Although Google assumes your restaurant’s location based on the information listed on its Google My Business, the search engine “double checks” your location based on other citations of your restaurant’s name address, and phone number on the internet.
With sufficient citations, Google will start to see your restaurant as a specific entity, with all the instances of its name address, and phone number referring to the same thing.
Given that Google wants to be certain that is delivering correct information to its users, having a good number of these citations will give you a boost when it comes to visibility in the Google Map
The best places to create these citations are in local and industry-relevant directories such as Yell, Yelp and Zomato. Most of these platforms have fields for these three pieces of information.
Do not go overboard with this and create citations in places where they do not make sense, Google will simply ignore these citations when they are not relevant to the wider page.
It is also vitally important to ensure that your citations are consistent across all platforms. Google is not yet sophisticated enough to know that the addresses “141 King Street” and “141 King St” refer to the same place. Having these small inconsistencies can “confuse” Google as to where your restaurant is located. Again, given that Google does not want to show users incorrect results, it will reduce your restaurant’s visibility in the map listing if your location is not a certainty.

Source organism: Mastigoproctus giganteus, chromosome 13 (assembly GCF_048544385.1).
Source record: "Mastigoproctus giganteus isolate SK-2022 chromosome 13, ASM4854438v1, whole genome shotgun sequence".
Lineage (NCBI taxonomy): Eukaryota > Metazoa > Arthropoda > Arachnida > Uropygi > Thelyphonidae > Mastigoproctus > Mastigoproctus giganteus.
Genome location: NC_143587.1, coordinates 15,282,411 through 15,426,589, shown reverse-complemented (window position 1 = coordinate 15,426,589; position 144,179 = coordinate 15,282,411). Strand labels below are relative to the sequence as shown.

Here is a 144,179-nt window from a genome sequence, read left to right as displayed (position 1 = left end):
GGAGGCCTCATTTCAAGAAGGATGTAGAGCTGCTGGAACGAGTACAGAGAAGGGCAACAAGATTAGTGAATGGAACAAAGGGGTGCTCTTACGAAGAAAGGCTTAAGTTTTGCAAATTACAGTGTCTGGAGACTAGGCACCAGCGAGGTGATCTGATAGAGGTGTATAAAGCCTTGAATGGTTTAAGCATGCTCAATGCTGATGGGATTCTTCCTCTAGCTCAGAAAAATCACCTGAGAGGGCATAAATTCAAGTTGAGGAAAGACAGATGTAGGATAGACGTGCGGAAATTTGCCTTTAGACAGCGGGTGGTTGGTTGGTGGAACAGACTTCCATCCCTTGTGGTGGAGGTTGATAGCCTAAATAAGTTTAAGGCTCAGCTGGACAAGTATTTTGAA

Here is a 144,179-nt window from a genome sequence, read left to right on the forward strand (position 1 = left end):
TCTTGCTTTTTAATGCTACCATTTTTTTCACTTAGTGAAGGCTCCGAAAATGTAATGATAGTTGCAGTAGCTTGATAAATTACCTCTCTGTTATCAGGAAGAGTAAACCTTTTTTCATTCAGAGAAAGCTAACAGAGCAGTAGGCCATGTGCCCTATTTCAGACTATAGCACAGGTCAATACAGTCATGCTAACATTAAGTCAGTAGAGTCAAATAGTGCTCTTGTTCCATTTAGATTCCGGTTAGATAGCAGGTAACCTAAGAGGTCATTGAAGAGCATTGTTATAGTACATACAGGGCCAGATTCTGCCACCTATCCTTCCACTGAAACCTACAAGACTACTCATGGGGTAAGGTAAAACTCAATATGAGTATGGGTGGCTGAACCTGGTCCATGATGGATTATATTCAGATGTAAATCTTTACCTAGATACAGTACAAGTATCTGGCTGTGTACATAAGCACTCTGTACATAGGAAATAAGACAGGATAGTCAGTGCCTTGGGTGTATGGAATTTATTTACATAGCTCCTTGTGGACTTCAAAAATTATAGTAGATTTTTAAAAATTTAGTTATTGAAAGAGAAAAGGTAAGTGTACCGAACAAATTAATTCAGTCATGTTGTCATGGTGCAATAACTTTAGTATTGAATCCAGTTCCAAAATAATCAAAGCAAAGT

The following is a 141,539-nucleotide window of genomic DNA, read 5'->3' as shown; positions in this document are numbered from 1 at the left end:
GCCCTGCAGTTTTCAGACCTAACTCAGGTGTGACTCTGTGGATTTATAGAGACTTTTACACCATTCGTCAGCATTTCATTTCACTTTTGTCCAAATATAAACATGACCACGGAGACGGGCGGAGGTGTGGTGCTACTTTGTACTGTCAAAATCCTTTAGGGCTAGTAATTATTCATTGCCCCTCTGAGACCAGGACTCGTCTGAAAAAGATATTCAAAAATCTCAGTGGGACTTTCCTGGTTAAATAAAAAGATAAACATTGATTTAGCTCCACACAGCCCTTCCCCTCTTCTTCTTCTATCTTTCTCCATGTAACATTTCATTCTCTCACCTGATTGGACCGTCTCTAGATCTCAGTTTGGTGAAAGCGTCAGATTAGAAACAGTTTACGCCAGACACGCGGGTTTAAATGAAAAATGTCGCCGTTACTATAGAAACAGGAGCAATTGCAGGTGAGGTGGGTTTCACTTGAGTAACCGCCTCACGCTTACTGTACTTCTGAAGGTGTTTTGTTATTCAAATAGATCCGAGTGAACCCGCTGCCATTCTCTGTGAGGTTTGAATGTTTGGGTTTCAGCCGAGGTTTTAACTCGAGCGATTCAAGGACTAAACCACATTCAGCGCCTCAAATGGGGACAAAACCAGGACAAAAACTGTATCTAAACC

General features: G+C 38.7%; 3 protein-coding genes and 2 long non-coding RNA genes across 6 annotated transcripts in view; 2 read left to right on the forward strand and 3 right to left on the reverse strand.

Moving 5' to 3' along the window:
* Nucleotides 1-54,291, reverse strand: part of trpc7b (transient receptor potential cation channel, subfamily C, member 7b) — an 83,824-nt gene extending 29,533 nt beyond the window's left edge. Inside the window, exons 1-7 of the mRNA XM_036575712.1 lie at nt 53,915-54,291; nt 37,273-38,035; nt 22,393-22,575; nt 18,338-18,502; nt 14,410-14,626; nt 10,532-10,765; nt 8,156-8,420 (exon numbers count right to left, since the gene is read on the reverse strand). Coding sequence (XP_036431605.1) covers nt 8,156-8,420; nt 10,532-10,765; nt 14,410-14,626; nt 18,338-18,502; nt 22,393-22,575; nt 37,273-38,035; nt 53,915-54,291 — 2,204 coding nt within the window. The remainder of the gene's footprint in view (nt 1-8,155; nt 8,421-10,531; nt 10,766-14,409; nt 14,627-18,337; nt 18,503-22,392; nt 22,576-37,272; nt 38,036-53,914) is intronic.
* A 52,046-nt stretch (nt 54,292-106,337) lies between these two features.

Improving your listing’s click-through-rate
Click-through rate (CTR) refers to how often your listing is clicked for a particular search compared to the other displayed listings. If your click-through rate is higher than the listed businesses around you, then this tells Google that your listing is a better result for a particular keyword than the others. Your listing will be given more visibility in the future as a result.
When exploring how best to improve your listing’s CTR its worth looking at what users can see when a listing is presented:
The first thing that will jump out to many users are the reviews. The number and average rating of each restaurant is given in the listing.
Having a high number of positive reviews is the best way to improve the CTR of your listing. Many people base their buying decision purely on which local restaurant has the highest number of positive reviews, so better reviewed restaurants get more clicks.
A second feature of these listings to notice is the tags at the bottom of each listing. For the bottom listing in the image “Viva” we can see that the tags are: “dine in”, “take away” “delivery”.
Using tags can increase your CTR because a portion of searchers will be looking for restaurants that fulfill the criteria that the tags specify. For example, if someone is looking specifically for a delivery restaurant, they are more likely to click on the listing which clearly states that they do delivery. Making your service as clear as possible will reduce friction when it comes to clicking on your listing.
What if I operate in multiple locations?
If you have a restaurant with multiple locations, you can create a Google My Business listing for each location and rank for “near me” searches when made in each area of operation.
An important factor to remember is that you cannot have multiple Google My Business listings that point to the same webpage. Therefore if you want to link your listing to your website (and you should do this) you need to make a separate page for each listing. This page should have some content unique to your area of operation to make it as clear as possible what areas you serve.
Author Bio: Oli Graham is the Marketing Manager for digital copywriting agency RightlyWritten. He has over 6 years working in digital marketing with particular expertise in content creation and PR